The Sixth Street Viaduct is just a memory. With the removal of the bridge over the 101, there are now just a series of closed bridges with a gap in the middle, perhaps an exciting place to reenact the final scene from Fellini’s “Toby Dammit”, a long concrete ramp into oblivion. For the next three years, until Michael Maltzan’s new viaduct is completed in late 2019, Downtown Los Angeles and Boyle Heights are separated as they were before 1932, when our iconic viaduct opened. Now it’s just fodder for graffiti artists, secret races, photographers and maybe a few more suicides (photo courtesy of USC).
What’s a viaduct? A viaduct is a series of bridges strung together; there are six bridges making up the Sixth Street Viaduct (from east to west): The bridge over Interstate 5, the bridge over Interstate 10, the bridge over US Highway 101, the long span over the Flats, the double-arched bridge over the Los Angeles River, and the landing span between the River and Mateo Street.
The powers that be, of course, won’t say how the rest of the viaduct will be demolished just yet, but it’s likely they’ll move from east to west, just as J. Frank Parnell did in 1984. The two bridge spans over I-5 and I-10 were built in the early 1960s with the East LA Interchange and are not part of the replacement. For those (and there are many, especially on certain Facebook groups) who continue to bemoan why the bridge won’t be reconstructed as a replica, the railroads withdrew the easement they granted in their right-of-way in 1932, in order to accommodate more tracks (including that mythic high speed rail.) There are five support structures, including the arches, which can not be replaced without this easement. It also gives more street cred to those of us who grew up with this viaduct (see photo), and lights a redevelopment fire under the neighborhoods under and around the viaduct.
The Sixth Street Viaduct was the longest and last of the great bridges crossing the Los Angeles River to Downtown. The first was a covered bridge at Macy Street (now Cesar E. Chavez Avenue), completed in 1873, although there were earlier wooden bridges. Macy and Aliso (now the 101 bridge) were situated at a place where the Los Angeles River, dry in summer and flooding in winter, began to slow down and turn back west after rushing out of the narrows by Elysian Park, where the Arroyo Seco meets the River. They crossed to a low point in the bluffs of Brooklyn Heights, where wealthy French residents built houses along Pleasant (that’s Ple-SANT) Avenue. There’s still a Bridge Street just north of Chavez Avenue. In 1889 the covered bridge was moved down to cross the river at Ninth Street, and Macy got an iron truss bridge like the one built at Aliso in 1881. Between 1910 and 1932, the iron railroad and road bridges were all replaced, and brand new bridges built at Washington Boulevard and Sixth Street. Before the viaduct, the only way across Sixth Street was to ford the river; you can still see a stub of the old Sixth Street just north of the viaduct, originally called Inez Street. A short bit of Inez marks the south fence of Pico Gardens; it used to climb the hill up to Boyle Avenue, now the entrance to a public storage facility. Our oldest bridge is the Main Street Bridge, also the only road bridge at-grade, which was opened in 1910.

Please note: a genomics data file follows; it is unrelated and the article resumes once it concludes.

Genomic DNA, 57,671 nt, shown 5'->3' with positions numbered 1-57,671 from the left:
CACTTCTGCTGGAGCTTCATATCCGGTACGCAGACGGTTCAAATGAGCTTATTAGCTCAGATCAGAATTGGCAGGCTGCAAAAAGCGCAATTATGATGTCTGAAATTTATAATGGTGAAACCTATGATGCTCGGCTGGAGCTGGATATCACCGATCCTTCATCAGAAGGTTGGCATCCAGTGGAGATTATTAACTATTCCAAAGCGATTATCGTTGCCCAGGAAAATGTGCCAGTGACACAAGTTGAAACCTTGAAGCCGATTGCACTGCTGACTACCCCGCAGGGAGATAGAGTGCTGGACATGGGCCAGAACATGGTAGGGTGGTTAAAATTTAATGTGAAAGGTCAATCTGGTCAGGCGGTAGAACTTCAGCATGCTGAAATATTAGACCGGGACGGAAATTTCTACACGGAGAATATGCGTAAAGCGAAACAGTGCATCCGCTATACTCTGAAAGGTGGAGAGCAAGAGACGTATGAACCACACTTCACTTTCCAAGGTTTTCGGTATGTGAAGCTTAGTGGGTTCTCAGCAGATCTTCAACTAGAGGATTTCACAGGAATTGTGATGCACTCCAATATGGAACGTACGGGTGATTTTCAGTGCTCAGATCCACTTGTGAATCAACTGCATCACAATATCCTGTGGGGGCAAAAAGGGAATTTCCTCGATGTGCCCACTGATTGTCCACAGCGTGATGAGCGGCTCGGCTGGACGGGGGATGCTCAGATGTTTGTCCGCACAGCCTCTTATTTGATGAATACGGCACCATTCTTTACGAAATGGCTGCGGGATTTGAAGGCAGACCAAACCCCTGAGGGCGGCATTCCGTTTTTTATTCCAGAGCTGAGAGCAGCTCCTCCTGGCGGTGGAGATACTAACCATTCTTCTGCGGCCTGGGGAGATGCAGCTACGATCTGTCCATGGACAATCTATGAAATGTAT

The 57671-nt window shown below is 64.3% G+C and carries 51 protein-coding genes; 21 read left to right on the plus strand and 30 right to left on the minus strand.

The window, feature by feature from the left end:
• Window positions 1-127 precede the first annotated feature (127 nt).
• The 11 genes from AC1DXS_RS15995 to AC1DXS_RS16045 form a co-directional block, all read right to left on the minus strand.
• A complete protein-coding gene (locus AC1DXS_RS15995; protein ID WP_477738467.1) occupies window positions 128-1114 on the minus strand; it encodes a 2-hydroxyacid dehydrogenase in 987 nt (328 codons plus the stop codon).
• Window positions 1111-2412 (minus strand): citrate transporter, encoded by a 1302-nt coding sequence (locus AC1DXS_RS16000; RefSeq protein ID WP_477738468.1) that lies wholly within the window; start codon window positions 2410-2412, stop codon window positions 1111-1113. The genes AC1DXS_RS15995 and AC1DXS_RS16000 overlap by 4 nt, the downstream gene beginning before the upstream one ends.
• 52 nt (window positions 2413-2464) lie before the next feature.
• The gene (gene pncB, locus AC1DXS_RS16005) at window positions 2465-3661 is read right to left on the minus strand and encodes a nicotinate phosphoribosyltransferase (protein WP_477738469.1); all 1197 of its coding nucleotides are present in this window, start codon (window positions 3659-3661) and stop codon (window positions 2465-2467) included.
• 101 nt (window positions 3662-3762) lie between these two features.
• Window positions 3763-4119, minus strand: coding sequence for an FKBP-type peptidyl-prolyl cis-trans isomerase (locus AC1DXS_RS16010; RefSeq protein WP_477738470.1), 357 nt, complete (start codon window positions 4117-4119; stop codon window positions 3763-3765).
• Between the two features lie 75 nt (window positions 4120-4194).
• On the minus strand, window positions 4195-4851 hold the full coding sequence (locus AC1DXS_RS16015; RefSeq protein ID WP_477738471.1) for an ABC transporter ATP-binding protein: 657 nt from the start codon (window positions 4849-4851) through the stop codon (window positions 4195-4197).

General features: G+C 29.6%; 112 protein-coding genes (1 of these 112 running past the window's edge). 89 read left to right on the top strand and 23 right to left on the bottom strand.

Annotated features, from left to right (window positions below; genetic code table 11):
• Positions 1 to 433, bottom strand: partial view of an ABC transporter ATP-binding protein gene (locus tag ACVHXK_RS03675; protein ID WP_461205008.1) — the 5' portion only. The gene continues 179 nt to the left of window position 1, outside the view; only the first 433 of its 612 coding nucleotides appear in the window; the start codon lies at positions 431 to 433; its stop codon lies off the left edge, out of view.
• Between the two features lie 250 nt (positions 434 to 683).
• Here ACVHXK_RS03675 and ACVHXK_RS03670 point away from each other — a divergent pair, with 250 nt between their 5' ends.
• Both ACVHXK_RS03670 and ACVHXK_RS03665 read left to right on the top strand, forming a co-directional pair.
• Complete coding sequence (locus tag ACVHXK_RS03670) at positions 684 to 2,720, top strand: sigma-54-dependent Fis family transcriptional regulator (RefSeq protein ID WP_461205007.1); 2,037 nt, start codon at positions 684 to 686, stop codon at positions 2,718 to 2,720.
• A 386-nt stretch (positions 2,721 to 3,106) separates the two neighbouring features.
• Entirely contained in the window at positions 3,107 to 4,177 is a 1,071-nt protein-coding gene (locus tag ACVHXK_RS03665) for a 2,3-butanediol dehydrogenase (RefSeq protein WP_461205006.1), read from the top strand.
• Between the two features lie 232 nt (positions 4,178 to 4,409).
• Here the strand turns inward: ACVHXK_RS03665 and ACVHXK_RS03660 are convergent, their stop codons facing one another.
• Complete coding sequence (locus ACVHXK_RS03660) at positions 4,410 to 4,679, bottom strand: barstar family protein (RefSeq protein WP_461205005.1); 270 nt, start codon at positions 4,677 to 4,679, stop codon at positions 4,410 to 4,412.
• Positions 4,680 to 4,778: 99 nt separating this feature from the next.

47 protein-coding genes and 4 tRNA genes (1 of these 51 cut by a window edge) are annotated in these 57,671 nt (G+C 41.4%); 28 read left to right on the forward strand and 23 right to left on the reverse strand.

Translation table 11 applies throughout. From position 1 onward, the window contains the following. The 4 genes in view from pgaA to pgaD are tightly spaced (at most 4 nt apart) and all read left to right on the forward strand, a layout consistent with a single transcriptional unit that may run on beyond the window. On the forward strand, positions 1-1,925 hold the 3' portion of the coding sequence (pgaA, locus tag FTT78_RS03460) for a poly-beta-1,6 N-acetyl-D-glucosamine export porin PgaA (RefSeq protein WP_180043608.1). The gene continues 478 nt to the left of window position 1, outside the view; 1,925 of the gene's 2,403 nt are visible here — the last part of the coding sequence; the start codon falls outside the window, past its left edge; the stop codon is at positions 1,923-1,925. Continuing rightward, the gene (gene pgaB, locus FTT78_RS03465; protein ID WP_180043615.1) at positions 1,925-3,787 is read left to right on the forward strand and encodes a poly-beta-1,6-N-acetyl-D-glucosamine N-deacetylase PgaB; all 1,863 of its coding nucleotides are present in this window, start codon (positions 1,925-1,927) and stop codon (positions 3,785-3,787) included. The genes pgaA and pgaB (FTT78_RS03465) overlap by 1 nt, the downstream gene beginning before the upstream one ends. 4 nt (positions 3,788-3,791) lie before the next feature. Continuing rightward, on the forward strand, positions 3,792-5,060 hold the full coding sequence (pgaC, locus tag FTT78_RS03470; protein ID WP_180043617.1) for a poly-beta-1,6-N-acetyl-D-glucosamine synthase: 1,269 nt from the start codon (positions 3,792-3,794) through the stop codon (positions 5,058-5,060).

The new Sixth Street Viaduct was designed by Michael Maltzan of the California firm HNTB, and will be built by Skanska, one of the largest construction companies in the world, headquartered in Sweden, and Stacy and Witbeck of Alameda, California. Unlike our former viaduct, it will have connections to the Flats along Anderson Street on the east side of the Los Angeles River, a rapidly gentrifying area of warehouses, art galleries (Chimento, Nicodim, MaRS, Venus Over Los Angeles), the Pico Gardens housing project, and some of the oldest industrial buildings in the city. If you know any rich people, take them for a walk, and ask them to buy you a building. And think up a better name for real estate agents to call the Flats, which is doomed to be flooded by the River someday. Until then, it’s hot property.
See you on the Fourth Street Bridge!